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How to Exit Winning Trades - Part 3
08/01/2013 6:00 am EST
It’s a smart idea to test out various exit signals to start scaling out of open winning swing trades at the first sign of trouble, says veteran trader Ken Calhoun of TradeMastery.com and DaytradingUniversity.com.
In this final article in this three-article series (read part 1 and part 2), we’ll look at how to use candlestick chart patterns along with classic Western technical exit signals to decide when to start exiting winning trades. Candlestick charts were first revealed to the Western world by expert Steve Nison, the world’s foremost authority on the subject. Learning how to exit successful trades with the help of candlestick charts can be particularly effective when combined with classic support/resistance exhaustion signals, to lock in potential gains. This article will cover both swing and day trading candlestick reversal examples.
Using Shooting Stars to Exit Open Swing Trading Long Trades
A shooting star is simply a candlestick that occurs after an uptrend that has an upper shadow of at least twice the real body height, and signals a possible reversal. It looks like a box with a large stick on top of it, visually. Selling right under a loss of this candle is a good idea for exiting any open longs, particularly for short-term trading.
In Figure 1, Zimmer Holdings Inc. (ZMH), we see that a 15-minute shooting star on this 15-day chart indicates initial weakness following its breakout. To exit, we scale out of half the trade if price action gets one point under the low of the shooting star. For this ZMH swing trading chart, that would be at (84.5 – 1.0) = 83.5 as the first place to start selling. The secondary entry is to be set at a maximum of one full point under the cumulative two-day low, in this case (80.7 – 1.0) = 79.7 for the second, final exit.
Whenever you are in a winning breakout swing trade, it’s always important to get out fast at the first sign of trouble, at least for 50% of all open shares, to lock in a profit. Many traders wait far too long to exit their trades, waiting until catastrophic large reversals have wiped out part of all of their unrealized P&L (profit and loss) open gains. Using the 15-minute shooting star candles on a 15-day chart is a very smart way to signal the potential reversal of the uptrend, to start selling into.
Dual Swing Trading Exits: Shooting Stars and 50 Moving Average (MA) Exits
Many traders like to use multiple timeframes to decide when to exit their trades, and this is a reasonable approach, when done correctly. Daily candlestick charts for short-term trading are best viewed on a 90-day daily candlestick timeframe with 50, 100, and 200-period simple moving average (MA) lines.
NEXT PAGE: Day-Trading Using Candlesticks|pagebreak|
Combining candles with major MA lines that institutional traders use can give astute active traders valuable insights into key buying and selling support and resistance areas to use. Making entry and exit decisions with this timeframe chart is risky if traders use too-large stops and trailing stops, however, so it’s important to keep the 15-day chart patterns in mind when deciding how to exit as well.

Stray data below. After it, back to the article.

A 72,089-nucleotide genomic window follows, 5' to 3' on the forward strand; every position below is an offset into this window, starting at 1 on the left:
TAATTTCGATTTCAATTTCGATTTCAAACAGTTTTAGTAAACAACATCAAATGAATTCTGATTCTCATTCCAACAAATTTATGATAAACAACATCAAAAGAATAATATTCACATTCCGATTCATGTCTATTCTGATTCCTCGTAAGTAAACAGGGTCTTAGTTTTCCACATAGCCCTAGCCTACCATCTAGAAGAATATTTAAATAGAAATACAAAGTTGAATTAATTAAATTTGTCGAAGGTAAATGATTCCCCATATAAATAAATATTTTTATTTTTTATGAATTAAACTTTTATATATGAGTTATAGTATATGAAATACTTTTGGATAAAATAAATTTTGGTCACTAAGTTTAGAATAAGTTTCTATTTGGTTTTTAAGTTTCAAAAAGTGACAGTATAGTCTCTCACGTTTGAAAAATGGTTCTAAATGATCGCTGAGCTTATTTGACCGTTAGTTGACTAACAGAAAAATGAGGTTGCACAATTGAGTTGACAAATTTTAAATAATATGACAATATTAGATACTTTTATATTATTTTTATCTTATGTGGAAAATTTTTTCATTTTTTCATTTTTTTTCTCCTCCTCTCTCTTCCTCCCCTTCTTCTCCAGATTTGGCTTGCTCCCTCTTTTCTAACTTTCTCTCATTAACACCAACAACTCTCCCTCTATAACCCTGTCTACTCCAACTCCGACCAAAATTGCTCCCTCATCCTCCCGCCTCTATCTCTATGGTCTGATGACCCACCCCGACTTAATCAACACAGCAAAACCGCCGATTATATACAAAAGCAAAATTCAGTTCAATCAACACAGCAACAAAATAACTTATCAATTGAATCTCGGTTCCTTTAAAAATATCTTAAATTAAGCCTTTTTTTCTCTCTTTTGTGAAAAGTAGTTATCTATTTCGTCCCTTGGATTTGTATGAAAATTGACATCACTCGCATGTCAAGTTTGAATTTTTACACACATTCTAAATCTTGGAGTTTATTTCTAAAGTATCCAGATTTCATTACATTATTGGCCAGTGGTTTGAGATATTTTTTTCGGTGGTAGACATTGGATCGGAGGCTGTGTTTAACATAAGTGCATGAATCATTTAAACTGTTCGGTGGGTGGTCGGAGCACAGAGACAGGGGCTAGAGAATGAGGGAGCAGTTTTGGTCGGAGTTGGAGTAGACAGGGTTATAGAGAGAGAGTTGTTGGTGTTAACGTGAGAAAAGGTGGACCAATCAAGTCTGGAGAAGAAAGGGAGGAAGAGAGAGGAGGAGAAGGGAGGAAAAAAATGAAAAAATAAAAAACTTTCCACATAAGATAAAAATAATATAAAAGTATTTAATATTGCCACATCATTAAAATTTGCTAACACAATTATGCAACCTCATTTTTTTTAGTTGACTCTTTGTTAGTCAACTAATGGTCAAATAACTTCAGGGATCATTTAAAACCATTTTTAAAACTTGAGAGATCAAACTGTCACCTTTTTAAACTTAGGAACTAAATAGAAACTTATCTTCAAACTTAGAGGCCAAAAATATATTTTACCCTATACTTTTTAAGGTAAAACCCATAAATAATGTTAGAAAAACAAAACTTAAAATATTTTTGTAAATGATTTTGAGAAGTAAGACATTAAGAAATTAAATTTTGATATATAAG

In Figure 2, Mattel Inc. (MAT), we see a shooting star that signified weakness and a potential reversal in the uptrend, which did in fact occur during the subsequent trading days after this was seen. A loss of the low of the shooting star is a good time to start exiting open long positions. The second and final scale-out sell signal is when the candles start to get below the red 50MA line, which occurred in late May.
Day Trading Exit Signals Using 5-Minute Candlestick Patterns
In addition to shooting stars, another favorite exit signal is a “bearish engulfing” pattern, in which the real body of a candle wraps around, or engulfs, the prior candle, taking out new lows. In Figure 3, Tesla Motors Inc. (TSLA), we see a bearish engulfing pattern near the 126.5 price level. It’s often wise to wait until price action loses support under the second red engulfing candle (in this case, 126.5 - .35) = 126.15 to exit half the open intraday trade.
A second exit signal is generated by trailing a stop at just under the nearest bear cup pattern. In this chart, a bear cup was formed between 124.0 and 125.0. A loss of the 124.0 support line would provide the second sell signal, to close out the remaining open long, if it loses that support line. When day trading, it’s helpful to look for shooting stars, engulfing patterns, and bearish cups to tell the trader when to exit their open long positions.
As we explored in the earlier articles in this series, using a series of two exits is a smart scaling-out approach since it helps traders stay alive in a trade despite an initial early sell signal (in case it pivots and regains buying momentum). The best approach is always to exit at least half the open trade at the first sign of trouble, and use a clearly-defined exit strategy with the goal of maximizing profits by selling open winning trades at the first sign of reversals.
Using these candle signals along with classic Western technical indicators like moving average crossovers and support areas can be a valuable approach when deciding how to trade more professionally.
Ken Calhoun is a trading professional who has traded millions of dollars of equities since the 1990s, and is the producer of multiple award-winning trading courses and video-based training systems for active traders. He is a UCLA alumnus and is the founder of TradeMastery.comand DaytradingUniversity.com, popular online educational sites that reach tens of thousands of active traders worldwide.
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